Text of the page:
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Howto understand this periodic fourier series

  1. Nov 19, 2009 #1
    1. The problem statement, all variables and given/known data

    I am given this function

    [tex]f(x) = \left\{\begin{array}{cccc} x^2 \ \mathrm{where} \ \frac{-\pi}{2} < x < \frac{\pi}{2} \\ \ \frac{1}{4}\pi^2 \ \mathrm{where} \ \frac{\pi}{2} < x < \frac{3\pi}{2} \end{array}[/tex]


    Doesn't this mean that the function is periodic fourier which is defined on

    [tex][-\frac{L}{2}, \frac{3L}{2}][/tex]???

    Anyway I have formula to find the corresponding fourier series had been defined on [-L,L] but do I still use this formula eventhough the interval is different?

    is then true that if p = pi/2

    then

    [tex]a_0: = \frac{1}{2\pi} \int_{\frac{-\pi}{2}}^{\frac{\pi}{2}} x^2 dx + \frac{1}{2\pi} \int_{\frac{\pi}{2}}^{\frac{3\pi}{2}} \frac{1}{4} \cdot \pi^2 dx = \frac{\pi^2}{6}[/tex]

    /Susanne
     
    Last edited: Nov 19, 2009
  2. jcsd
  3. Nov 19, 2009 #2

    LCKurtz

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    The short answer to your question is yes. Your function is defined on [itex][-\pi/2,3\pi/2][/itex] which is an interval of length [itex]2\pi[/itex]. If you extend it periodically it will have period [itex]2\pi[/itex]. For a periodic function of period P, it is true that integrating it over any period will give the same result as integrating over any other period:

    [tex]\int_a^{a+P}f(x)\,dx = \int_b^{b+P}f(x)\,dx[/tex]

    So you don't have to integrate over [itex](-\pi,\pi)[/itex] and in fact you really want to integrate over [itex][-\pi/2,3\pi/2][/itex], because that is where you have the formulas given. If, for some reason, you decided to integrate from [itex](2\pi,4\pi)[/itex] you couldn't use [itex]x^2[/itex] because it would have to be translated.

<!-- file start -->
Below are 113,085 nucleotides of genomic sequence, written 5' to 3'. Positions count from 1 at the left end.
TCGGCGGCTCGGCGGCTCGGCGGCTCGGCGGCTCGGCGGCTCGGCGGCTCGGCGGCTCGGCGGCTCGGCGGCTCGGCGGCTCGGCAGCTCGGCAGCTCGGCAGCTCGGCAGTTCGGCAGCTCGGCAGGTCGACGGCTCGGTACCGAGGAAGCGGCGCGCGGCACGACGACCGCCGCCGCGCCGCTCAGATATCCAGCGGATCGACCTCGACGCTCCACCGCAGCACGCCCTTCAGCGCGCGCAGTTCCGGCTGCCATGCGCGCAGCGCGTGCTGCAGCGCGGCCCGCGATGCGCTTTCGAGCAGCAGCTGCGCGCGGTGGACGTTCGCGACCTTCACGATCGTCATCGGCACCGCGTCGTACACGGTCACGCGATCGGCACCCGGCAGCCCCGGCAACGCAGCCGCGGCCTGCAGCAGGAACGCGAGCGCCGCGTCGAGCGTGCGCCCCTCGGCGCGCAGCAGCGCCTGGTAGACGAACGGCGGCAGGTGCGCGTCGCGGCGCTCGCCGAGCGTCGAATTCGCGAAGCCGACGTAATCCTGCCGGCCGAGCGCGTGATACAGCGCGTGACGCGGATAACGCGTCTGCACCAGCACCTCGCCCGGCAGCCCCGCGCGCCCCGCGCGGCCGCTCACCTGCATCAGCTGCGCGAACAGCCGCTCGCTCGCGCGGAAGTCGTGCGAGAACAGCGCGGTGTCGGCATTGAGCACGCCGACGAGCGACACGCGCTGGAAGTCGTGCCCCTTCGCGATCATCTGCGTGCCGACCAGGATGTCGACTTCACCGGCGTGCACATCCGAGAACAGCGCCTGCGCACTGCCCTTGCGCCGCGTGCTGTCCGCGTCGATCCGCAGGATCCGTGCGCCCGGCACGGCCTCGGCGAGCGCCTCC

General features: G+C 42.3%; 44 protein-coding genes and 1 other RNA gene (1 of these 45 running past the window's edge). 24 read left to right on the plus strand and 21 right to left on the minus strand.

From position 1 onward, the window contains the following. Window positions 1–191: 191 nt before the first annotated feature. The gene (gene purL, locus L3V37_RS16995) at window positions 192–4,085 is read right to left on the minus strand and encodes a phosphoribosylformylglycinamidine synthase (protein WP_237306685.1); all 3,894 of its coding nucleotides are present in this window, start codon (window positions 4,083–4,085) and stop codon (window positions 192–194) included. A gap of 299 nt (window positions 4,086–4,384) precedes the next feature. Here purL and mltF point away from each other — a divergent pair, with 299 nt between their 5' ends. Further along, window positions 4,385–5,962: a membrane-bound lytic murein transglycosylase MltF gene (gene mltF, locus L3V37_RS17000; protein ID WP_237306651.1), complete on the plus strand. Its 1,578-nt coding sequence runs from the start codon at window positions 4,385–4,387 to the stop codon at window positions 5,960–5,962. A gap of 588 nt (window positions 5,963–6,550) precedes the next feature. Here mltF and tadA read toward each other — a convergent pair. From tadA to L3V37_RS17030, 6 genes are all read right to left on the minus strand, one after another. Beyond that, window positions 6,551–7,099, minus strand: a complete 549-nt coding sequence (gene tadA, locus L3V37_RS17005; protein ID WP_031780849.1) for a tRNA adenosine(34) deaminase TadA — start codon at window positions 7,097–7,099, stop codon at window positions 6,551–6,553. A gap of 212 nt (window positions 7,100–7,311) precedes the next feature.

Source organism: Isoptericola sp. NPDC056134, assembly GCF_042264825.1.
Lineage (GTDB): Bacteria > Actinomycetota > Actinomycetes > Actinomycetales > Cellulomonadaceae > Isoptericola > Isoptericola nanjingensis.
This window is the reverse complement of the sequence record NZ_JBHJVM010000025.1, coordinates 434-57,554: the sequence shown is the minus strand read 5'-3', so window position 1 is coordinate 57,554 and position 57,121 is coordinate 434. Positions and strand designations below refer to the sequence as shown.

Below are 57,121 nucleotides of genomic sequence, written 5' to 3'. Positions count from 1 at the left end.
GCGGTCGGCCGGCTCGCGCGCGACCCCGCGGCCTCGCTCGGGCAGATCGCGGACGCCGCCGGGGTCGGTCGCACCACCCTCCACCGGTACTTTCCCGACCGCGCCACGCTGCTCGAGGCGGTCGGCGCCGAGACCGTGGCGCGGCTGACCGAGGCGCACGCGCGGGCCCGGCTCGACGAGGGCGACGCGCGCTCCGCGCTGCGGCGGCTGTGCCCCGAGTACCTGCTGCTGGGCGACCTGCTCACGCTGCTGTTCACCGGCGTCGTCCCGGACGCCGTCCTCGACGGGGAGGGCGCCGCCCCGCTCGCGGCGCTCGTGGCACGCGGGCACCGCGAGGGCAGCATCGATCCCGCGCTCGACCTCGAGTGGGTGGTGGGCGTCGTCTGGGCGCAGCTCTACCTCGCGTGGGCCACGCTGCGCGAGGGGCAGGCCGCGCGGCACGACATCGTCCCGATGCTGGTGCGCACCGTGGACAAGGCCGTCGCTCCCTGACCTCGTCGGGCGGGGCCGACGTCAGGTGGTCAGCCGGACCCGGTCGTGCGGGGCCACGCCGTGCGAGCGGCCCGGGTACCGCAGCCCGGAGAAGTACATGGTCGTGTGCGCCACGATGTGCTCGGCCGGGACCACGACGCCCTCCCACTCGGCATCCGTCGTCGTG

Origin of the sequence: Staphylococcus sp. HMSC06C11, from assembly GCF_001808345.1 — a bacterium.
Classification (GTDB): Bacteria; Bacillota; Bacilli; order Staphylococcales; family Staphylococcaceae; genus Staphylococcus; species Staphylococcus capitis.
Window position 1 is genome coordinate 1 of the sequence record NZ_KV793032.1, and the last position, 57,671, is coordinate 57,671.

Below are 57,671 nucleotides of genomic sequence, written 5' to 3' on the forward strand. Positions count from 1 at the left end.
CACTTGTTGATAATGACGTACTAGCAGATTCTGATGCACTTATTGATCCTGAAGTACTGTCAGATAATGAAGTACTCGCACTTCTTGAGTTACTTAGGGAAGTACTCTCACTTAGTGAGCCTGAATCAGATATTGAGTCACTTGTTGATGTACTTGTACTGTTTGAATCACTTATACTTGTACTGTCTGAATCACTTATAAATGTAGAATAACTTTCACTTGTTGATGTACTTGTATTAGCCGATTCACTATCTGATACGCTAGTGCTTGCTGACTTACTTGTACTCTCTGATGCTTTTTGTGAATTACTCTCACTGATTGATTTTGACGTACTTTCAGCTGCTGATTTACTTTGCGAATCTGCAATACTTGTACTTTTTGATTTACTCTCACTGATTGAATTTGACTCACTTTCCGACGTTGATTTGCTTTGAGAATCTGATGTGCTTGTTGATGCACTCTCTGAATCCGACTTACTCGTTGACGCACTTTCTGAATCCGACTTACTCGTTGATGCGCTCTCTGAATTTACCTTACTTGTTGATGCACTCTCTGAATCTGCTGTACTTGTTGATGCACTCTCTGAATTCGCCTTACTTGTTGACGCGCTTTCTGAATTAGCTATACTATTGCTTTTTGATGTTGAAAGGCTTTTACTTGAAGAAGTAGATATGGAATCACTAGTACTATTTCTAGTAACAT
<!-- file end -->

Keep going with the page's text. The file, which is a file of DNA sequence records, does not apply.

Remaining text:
4. Nov 22, 2009 #3
    Hi again,

    Is my a_n then

    [tex]a_n: = \frac{1}{2\pi} \int_{-\frac{\pi}{2}}^{\frac{\pi}{2}} x^2 \cdot cos(\frac{nx\pi}{2\pi}) dx + \frac{1}{2\pi} \int_\frac{\pi}{2}^{\frac{3\pi}{2}} \frac{1}{4}\pi^2 cos(\frac{nx\pi}{2\pi}) dx[/tex]???

    and my b_n is

    [tex]b_n: = \frac{1}{2\pi} \int_{-\frac{\pi}{2}}^{\frac{\pi}{2}} x^2 \cdot sin(\frac{nx\pi}{2\pi}) dx + \frac{1}{2\pi} \int_\frac{\pi}{2}^{\frac{3\pi}{2}} \frac{1}{4}\pi^2 sin(\frac{nx\pi}{2\pi}) dx[/tex]???

    what makes this problem complicated is that most of the formulas I has deals with nice even interval :(
     
    Last edited: Nov 22, 2009
  5. Nov 22, 2009 #4

    LCKurtz

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    Why don't you cancel the [itex]\pi[/itex]'s?

    The period is [itex]2\pi[/itex] so [itex]2p=2\pi[/itex], so [itex] p=\pi[/itex] so you should just have nx inside the integrals.
     
  6. Nov 22, 2009 #5
    Okay, but besides from that I hopefully used the formel definition for a_n and b_n correctly ?

    [tex]a_n: = \frac{1}{\pi} \int_{-\frac{\pi}{2}}^{\frac{\pi}{2}} x^2 \cdot cos(\frac{nx\pi}{\pi}) dx + \frac{1}{\pi} \int_\frac{\pi}{2}^{\frac{3\pi}{2}} \frac{1}{4}\pi^2 cos(\frac{nx\pi}{\pi}) dx[/tex]???

    and my b_n is

    [tex]b_n: = \frac{1}{\pi} \int_{-\frac{\pi}{2}}^{\frac{\pi}{2}} x^2 \cdot sin(\frac{nx\pi}{\pi}) dx + \frac{1}{\pi} \int_\frac{\pi}{2}^{\frac{3\pi}{2}} \frac{1}{4}\pi^2 sin(\frac{nx\pi}{\pi}) dx[/tex]???
     
  7. Nov 22, 2009 #6

    LCKurtz

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    Yes. And of course a0 is different.
     
  8. Nov 22, 2009 #7
    thanks :cool:
     
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